"The goal of the plan, which also aims to spur a transformation in American manufacturing, is that by 2040 all vehicles on the road should be clean," Schumer wrote in his op-ed in The New York Times.
American automobile makers and workers lauded the proposal.
General Motors praised the effort to "advance electrification through much-needed infrastructure investments, consumer incentives and promotion of American electric vehicle manufacturing," as Reuters reported.
Reuters also reported that United Auto Workers President Gary Jones said in a statement that the Schumer proposal "honors the sweat and sacrifice of American autoworkers by investing in domestic manufacturing of electric vehicles and incentivizing high quality jobs across the auto supply chain."
Now, the question remains what the future of the proposal will be in a Republican-controlled Senate and with a president hostile to advancing environmental initiatives.
"If this were something that Congress could pass, it could make a difference," said Kevin Book, an analyst with ClearView Energy Partners, a nonpartisan Washington research firm, to The New York Times. "The question is whether it could ever pass."
BREAKING: I just announced bold new plan to:— Chuck Schumer (@SenSchumer) October 25, 2019
1. Make #CleanCars affordable
2. Make charging infrastructure accessible to all
3. Make America a leader in clean car manufacturing
And here’s how it works: pic.twitter.com/YhR02werTu
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Four years ago, Jacob Abel cast his first presidential vote for Donald Trump. As a young conservative from Concord, North Carolina, the choice felt natural.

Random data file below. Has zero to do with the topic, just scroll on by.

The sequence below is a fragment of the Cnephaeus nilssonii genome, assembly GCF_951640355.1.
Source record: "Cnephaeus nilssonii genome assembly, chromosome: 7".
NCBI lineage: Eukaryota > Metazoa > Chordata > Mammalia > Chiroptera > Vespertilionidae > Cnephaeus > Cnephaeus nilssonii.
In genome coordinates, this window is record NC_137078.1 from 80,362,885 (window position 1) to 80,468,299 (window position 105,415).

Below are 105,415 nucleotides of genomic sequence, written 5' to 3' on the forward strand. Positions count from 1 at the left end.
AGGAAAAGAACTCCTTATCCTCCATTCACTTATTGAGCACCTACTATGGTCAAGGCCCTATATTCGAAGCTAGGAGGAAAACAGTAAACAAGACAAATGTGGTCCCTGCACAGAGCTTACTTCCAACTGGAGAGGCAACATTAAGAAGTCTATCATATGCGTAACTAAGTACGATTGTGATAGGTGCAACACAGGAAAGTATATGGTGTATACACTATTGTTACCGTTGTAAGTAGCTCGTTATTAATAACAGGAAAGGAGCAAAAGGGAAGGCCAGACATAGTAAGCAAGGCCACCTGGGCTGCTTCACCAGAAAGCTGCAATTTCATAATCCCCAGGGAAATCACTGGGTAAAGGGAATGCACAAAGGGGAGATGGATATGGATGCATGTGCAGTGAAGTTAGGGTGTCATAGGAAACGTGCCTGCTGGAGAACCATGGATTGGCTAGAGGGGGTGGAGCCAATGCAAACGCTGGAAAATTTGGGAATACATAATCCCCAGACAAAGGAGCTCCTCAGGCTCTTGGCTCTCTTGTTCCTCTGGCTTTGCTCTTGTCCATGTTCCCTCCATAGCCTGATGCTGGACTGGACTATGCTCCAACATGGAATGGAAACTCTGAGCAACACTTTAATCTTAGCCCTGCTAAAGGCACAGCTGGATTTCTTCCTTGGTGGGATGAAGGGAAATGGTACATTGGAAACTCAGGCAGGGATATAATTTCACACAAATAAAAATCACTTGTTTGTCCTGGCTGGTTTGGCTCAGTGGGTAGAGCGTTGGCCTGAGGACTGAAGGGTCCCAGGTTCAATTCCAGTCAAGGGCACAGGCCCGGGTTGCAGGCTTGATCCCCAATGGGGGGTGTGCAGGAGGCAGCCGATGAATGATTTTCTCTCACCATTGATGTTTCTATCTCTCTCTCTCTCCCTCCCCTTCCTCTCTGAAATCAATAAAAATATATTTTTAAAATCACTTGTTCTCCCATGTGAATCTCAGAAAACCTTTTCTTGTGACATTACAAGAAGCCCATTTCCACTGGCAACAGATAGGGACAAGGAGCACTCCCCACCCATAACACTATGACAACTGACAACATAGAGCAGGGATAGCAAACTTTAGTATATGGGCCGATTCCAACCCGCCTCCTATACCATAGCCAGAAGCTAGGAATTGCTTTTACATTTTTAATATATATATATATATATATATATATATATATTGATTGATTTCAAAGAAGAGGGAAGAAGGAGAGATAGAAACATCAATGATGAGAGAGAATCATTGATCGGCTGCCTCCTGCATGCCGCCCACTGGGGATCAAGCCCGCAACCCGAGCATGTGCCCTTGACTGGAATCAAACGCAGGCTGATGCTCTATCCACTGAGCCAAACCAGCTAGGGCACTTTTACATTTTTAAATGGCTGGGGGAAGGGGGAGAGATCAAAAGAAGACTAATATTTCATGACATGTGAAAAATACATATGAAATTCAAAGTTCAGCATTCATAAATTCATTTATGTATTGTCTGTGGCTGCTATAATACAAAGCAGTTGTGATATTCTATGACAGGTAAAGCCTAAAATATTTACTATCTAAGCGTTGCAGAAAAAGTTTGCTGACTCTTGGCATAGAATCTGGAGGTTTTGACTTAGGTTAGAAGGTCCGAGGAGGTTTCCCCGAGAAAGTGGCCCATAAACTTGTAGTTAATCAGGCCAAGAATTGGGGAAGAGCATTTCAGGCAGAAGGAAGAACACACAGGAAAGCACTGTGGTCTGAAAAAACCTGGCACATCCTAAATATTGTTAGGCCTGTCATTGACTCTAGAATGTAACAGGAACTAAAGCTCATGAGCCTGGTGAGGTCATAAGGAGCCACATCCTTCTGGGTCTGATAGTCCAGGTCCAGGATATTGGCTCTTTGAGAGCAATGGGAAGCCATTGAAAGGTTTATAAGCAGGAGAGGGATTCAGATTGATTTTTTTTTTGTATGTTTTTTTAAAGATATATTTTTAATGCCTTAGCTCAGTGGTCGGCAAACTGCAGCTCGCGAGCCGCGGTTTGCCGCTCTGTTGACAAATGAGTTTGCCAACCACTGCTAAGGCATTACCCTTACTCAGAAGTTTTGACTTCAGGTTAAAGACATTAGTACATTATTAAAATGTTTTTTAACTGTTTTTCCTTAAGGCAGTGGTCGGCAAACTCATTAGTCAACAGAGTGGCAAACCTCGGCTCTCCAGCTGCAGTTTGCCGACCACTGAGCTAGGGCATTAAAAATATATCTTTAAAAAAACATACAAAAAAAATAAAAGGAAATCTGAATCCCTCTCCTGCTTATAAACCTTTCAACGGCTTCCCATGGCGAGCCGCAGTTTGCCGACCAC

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Fractures Among Young Climate Conservatives<p>While young conservatives have united around the urgency of climate change, they remain divided over how to bring their concerns to the ballot box. Some embrace right-wing <a href="https://www.washingtonpost.com/politics/biden-attacks-republican-convention/2020/08/24/434e5b46-e66d-11ea-970a-64c73a1c2392_story.html" target="_blank">attacks</a> painting Biden as a "tool of the left" and find his climate agenda "radical." Others can't find a way to justify voting for Trump, even if it means breaking with their party.</p><p>Patrick Mann from Orange County, California, voted for Trump in 2016. But today, he's leading Aggies for Joe at Texas A&M University and is co-founder of Texas Students for Biden. </p><p>Mann grew up watching wildfires ravage his home state, nearly forcing his family to evacuate in 2017. The GOP is failing to "meet the moment" for climate action, Mann said. He's hoping Biden will deliver on a promise to "<a href="https://www.desmoinesregister.com/story/opinion/columnists/caucus/2020/01/06/joe-biden-democrat-president-iowa-caucus-restore-soul-our-nation/2806422001/" target="_blank">restore the soul of our nation</a>." </p><p>Taylor Walker from Pensacola, Florida, is also determined to make her voice heard on climate, including by casting her first-ever vote for president—but not for Biden.</p>